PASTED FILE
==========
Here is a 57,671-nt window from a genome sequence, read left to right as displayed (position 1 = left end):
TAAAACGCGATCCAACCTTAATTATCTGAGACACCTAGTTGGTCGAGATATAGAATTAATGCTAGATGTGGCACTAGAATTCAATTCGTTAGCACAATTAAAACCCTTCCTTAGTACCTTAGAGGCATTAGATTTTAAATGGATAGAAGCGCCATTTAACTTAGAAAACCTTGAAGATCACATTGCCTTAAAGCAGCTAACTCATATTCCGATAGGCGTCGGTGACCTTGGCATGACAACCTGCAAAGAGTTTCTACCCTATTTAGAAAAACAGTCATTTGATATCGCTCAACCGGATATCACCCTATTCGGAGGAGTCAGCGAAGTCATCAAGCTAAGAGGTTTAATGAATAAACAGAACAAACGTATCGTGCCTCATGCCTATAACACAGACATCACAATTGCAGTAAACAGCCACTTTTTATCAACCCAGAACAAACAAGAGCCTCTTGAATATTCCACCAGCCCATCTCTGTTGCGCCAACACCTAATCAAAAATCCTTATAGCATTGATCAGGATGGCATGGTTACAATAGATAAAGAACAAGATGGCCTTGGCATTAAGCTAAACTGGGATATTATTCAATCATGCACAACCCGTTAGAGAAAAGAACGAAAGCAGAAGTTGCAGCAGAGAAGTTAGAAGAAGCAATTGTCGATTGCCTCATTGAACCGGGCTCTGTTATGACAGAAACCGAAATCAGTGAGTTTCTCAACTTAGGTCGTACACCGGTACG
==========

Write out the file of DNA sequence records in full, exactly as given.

Here is a 57,671-nt window from a genome sequence, read left to right as displayed (position 1 = left end):
TAAAACGCGATCCAACCTTAATTATCTGAGACACCTAGTTGGTCGAGATATAGAATTAATGCTAGATGTGGCACTAGAATTCAATTCGTTAGCACAATTAAAACCCTTCCTTAGTACCTTAGAGGCATTAGATTTTAAATGGATAGAAGCGCCATTTAACTTAGAAAACCTTGAAGATCACATTGCCTTAAAGCAGCTAACTCATATTCCGATAGGCGTCGGTGACCTTGGCATGACAACCTGCAAAGAGTTTCTACCCTATTTAGAAAAACAGTCATTTGATATCGCTCAACCGGATATCACCCTATTCGGAGGAGTCAGCGAAGTCATCAAGCTAAGAGGTTTAATGAATAAACAGAACAAACGTATCGTGCCTCATGCCTATAACACAGACATCACAATTGCAGTAAACAGCCACTTTTTATCAACCCAGAACAAACAAGAGCCTCTTGAATATTCCACCAGCCCATCTCTGTTGCGCCAACACCTAATCAAAAATCCTTATAGCATTGATCAGGATGGCATGGTTACAATAGATAAAGAACAAGATGGCCTTGGCATTAAGCTAAACTGGGATATTATTCAATCATGCACAACCCGTTAGAGAAAAGAACGAAAGCAGAAGTTGCAGCAGAGAAGTTAGAAGAAGCAATTGTCGATTGCCTCATTGAACCGGGCTCTGTTATGACAGAAACCGAAATCAGTGAGTTTCTCAACTTAGGTCGTACACCGGTACG